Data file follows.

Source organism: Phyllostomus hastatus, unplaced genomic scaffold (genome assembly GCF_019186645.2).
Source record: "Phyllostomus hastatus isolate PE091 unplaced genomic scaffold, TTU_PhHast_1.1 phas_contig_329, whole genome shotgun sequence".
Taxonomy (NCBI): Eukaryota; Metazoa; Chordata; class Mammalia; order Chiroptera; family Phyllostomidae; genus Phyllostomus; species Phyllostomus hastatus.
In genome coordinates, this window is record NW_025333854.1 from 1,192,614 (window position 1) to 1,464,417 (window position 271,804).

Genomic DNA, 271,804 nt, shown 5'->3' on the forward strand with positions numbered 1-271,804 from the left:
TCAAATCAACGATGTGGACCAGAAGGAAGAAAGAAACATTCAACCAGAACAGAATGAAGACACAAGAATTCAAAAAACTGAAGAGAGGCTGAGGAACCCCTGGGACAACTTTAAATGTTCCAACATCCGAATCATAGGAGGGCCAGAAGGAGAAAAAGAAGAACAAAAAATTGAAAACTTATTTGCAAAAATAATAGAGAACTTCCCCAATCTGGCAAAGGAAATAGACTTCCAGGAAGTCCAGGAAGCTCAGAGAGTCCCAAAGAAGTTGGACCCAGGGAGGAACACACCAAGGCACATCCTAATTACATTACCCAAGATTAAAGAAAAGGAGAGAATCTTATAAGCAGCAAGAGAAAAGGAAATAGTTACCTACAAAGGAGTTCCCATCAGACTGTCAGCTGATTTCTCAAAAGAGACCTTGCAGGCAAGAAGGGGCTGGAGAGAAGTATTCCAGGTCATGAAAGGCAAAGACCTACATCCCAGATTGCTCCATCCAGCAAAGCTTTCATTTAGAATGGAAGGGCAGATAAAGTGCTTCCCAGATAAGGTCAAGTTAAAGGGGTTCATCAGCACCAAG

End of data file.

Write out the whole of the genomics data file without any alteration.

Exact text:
Source organism: Phyllostomus hastatus, unplaced genomic scaffold (genome assembly GCF_019186645.2).
Source record: "Phyllostomus hastatus isolate PE091 unplaced genomic scaffold, TTU_PhHast_1.1 phas_contig_329, whole genome shotgun sequence".
Taxonomy (NCBI): Eukaryota; Metazoa; Chordata; class Mammalia; order Chiroptera; family Phyllostomidae; genus Phyllostomus; species Phyllostomus hastatus.
In genome coordinates, this window is record NW_025333854.1 from 1,192,614 (window position 1) to 1,464,417 (window position 271,804).

Genomic DNA, 271,804 nt, shown 5'->3' on the forward strand with positions numbered 1-271,804 from the left:
TCAAATCAACGATGTGGACCAGAAGGAAGAAAGAAACATTCAACCAGAACAGAATGAAGACACAAGAATTCAAAAAACTGAAGAGAGGCTGAGGAACCCCTGGGACAACTTTAAATGTTCCAACATCCGAATCATAGGAGGGCCAGAAGGAGAAAAAGAAGAACAAAAAATTGAAAACTTATTTGCAAAAATAATAGAGAACTTCCCCAATCTGGCAAAGGAAATAGACTTCCAGGAAGTCCAGGAAGCTCAGAGAGTCCCAAAGAAGTTGGACCCAGGGAGGAACACACCAAGGCACATCCTAATTACATTACCCAAGATTAAAGAAAAGGAGAGAATCTTATAAGCAGCAAGAGAAAAGGAAATAGTTACCTACAAAGGAGTTCCCATCAGACTGTCAGCTGATTTCTCAAAAGAGACCTTGCAGGCAAGAAGGGGCTGGAGAGAAGTATTCCAGGTCATGAAAGGCAAAGACCTACATCCCAGATTGCTCCATCCAGCAAAGCTTTCATTTAGAATGGAAGGGCAGATAAAGTGCTTCCCAGATAAGGTCAAGTTAAAGGGGTTCATCAGCACCAAG